Washington - The sexually transmitted virus that causes cervical cancer also sharply increases the risk of certain types of throat cancer among people infected through oral sex, according to a study being published today. The study, involving 300 subjects with and without throat cancer, found that those infected with the human papillomavirus (HPV) were 32 times more likely to develop one form of oral cancer than those free of the virus. Although previous research had indicated HPV caused oral cancer, the new study is the first to definitively establish the link, researchers said.

The Research
Read the research behind this story in the New England Journal of Medicine.

Wednesday, May 9, 2007

The News

For more science news, check out the National Academies: Advisors to the Nation on Science, Engineering, & Medicine. Four organizations comprise the Academies: the National Academy of Sciences, the National Academy of Engineering, the Institute of Medicine, and the National Research Council.

Tuesday, May 8, 2007

The News
U.S. parents quick to let tiny ones tune in to TV
A study offers "a wake-up call" that notes many 3-month-olds watch.
By Jennifer Barrett The Salt Lake Tribune
Article Last Updated: 05/08/2007 01:43:14 AM MDT
Pressured to raise brilliant children in an era of shrinking family time, American parents are turning to television to educate, entertain and soothe their babies. Forty percent of 3-month-olds are watching television regularly, despite recommendations by the American Academy of Pediatrics that babies be TV-free until age 2 years. By 24 months, the number rises to 90 percent, according to a study published Monday in the Archives of Pediatrics and Adolescent Medicine.

The Research
Read the research behind this story in the Archives of Pediatrics & Adolescent Medicine.

Monday, May 7, 2007

The News
Fat Aussie teens grow into obese adults
HOBART, Australia, May 6 (UPI) -- An Australian medical study has found that the teenage years of children are critical in determining their future weight.
Researchers spent more than 20 years tracking the weight ranges of children, beginning when the children were 7 to 15 and following them until they were 25 to 35.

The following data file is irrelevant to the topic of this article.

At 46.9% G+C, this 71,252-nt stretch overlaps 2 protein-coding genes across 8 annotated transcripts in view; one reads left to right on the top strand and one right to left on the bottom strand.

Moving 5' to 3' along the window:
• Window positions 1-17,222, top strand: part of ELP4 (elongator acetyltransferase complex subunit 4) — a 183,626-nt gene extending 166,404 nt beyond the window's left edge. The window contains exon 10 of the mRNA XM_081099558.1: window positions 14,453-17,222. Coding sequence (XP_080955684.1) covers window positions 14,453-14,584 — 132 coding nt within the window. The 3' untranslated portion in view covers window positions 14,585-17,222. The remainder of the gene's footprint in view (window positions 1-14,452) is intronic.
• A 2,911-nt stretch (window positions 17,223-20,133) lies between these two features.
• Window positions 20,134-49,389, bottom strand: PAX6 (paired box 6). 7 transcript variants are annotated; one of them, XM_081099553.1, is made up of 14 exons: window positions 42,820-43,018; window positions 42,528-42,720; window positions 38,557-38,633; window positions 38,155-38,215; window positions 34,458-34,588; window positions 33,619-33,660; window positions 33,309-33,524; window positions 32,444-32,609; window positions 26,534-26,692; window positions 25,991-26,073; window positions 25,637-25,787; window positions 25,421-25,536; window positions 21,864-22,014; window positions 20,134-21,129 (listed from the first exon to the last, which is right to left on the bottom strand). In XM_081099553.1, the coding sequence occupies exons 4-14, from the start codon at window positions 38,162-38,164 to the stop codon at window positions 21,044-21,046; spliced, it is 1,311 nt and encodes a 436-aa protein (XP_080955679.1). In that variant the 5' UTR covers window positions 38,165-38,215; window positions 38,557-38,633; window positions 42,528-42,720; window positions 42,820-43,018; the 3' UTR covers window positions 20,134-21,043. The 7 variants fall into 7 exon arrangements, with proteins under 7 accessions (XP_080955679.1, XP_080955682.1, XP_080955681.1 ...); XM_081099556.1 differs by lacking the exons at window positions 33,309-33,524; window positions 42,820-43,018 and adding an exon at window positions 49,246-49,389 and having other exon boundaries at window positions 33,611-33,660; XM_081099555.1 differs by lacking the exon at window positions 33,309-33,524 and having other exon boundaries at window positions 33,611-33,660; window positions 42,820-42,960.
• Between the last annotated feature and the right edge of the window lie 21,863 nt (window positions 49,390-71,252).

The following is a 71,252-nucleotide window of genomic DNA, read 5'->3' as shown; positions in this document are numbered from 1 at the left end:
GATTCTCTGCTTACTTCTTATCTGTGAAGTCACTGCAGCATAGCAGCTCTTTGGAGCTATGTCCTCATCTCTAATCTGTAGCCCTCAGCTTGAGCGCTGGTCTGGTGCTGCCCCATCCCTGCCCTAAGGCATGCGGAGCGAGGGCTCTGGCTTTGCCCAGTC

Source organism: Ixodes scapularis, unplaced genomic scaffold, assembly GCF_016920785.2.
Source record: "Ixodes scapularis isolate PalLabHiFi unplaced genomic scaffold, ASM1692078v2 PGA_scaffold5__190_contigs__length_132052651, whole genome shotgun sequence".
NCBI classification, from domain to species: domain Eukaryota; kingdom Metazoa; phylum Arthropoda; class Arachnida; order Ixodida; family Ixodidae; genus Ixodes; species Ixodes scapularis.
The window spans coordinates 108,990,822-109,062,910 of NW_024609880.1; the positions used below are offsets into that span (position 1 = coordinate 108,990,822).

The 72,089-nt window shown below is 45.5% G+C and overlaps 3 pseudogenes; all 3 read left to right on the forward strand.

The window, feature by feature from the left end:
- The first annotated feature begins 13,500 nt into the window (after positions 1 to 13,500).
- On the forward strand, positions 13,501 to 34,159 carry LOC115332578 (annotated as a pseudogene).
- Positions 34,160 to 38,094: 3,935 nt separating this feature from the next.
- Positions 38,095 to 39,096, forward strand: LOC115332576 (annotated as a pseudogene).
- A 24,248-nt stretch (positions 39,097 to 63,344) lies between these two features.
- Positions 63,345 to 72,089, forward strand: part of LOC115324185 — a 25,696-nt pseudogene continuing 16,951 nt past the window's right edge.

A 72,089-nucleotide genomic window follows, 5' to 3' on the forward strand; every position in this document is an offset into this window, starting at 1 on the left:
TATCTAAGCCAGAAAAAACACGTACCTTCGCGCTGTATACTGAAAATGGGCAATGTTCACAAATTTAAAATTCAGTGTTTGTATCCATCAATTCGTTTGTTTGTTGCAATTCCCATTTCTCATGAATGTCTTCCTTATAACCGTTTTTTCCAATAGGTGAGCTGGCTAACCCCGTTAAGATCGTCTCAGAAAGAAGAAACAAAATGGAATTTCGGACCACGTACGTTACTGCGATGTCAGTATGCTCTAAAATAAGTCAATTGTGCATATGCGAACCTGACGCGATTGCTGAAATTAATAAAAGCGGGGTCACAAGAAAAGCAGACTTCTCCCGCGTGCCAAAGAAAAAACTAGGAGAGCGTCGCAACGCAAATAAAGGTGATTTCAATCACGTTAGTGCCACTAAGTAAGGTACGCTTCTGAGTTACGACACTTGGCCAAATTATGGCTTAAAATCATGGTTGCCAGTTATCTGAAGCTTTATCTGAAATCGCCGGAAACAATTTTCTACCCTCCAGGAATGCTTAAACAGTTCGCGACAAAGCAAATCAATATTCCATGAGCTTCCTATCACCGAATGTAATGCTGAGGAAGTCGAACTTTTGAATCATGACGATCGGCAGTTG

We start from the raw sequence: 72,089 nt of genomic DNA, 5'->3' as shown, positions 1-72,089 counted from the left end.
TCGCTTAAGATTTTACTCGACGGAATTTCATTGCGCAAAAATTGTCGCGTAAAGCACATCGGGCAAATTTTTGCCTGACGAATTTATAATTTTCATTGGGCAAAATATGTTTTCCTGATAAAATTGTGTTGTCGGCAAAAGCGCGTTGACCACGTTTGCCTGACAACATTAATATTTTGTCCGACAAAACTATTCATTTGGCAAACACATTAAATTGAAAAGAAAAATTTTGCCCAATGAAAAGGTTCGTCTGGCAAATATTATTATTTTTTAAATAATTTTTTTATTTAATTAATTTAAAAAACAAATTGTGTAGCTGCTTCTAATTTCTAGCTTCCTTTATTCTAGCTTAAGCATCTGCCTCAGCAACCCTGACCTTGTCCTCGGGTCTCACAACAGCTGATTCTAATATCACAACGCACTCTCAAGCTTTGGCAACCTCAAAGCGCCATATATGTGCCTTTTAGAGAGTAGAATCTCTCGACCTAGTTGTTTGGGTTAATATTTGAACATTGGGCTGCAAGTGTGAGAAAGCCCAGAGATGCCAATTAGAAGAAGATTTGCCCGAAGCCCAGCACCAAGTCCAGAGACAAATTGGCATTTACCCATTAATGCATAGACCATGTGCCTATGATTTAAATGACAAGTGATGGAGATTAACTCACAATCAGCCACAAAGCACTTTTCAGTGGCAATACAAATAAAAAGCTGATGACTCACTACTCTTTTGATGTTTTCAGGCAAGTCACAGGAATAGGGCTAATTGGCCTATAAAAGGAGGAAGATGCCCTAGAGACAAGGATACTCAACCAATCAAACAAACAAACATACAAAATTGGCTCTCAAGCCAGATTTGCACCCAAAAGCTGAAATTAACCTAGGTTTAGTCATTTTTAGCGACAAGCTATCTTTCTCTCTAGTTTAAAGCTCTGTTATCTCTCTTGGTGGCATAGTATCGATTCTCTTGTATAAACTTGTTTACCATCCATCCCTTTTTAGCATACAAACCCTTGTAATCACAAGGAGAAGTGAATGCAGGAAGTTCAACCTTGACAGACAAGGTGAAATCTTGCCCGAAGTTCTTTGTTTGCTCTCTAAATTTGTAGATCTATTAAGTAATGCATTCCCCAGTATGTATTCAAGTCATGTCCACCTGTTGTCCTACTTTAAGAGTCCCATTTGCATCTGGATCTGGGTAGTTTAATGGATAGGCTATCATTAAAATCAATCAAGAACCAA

The findings, published in the Medical Journal of Australia, show those children who were overweight or obese were up to nine times more likely than others to become overweight or obese adults.
Professor Alison Venn of the Menzies Research Institute, says the researchers also found that many people who had healthy weights as children became overweight or obese during adolescence.

The Research
Read the research behind this story in the Medical Journal of Australia.

Saturday, May 5, 2007

The News
New quantum dots make cheaper solar panels
HOUSTON, May 3 (UPI) -- U.S. scientists say a new method of producing molecular specks of semiconductors called quantum dots may result in better, cheaper solar energy.
The research by scientists at Rice University's Center for Biological and Environmental Nanotechnology involves a new chemical method of making four-legged cadmium selenide quantum dots, which are particularly effective at converting sunlight into electrical energy.
Four-legged quantum dots, called tetrapods, are much more efficient at converting sunlight into electricity than regular quantum dots.
But the new study's principal investigator, Assistant Professor Michael Wong, said there has been no efficient and consistent way of producing tetrapods, since current technology leads to uneven particles. Even in the best recipe, 30 percent of the prepared particles are not tetrapods.
The Research
Read the research behind this story in the journal Small.

Friday, May 4, 2007

The News
Egg trick shows Mercury has fluid core
By Randolph E. Schmid The Associated Press
Article Last Updated: 05/04/2007 12:13:12 AM MDT
Washington - Researchers have cracked a mystery at the core of Mercury - and say there's molten fluid inside the tiny planet.
They did it by using the same trick as cooks who want to know if an egg is raw or hard-boiled.
The finding helps explain the unexpected discovery several years ago that Mercury has a small magnetic field.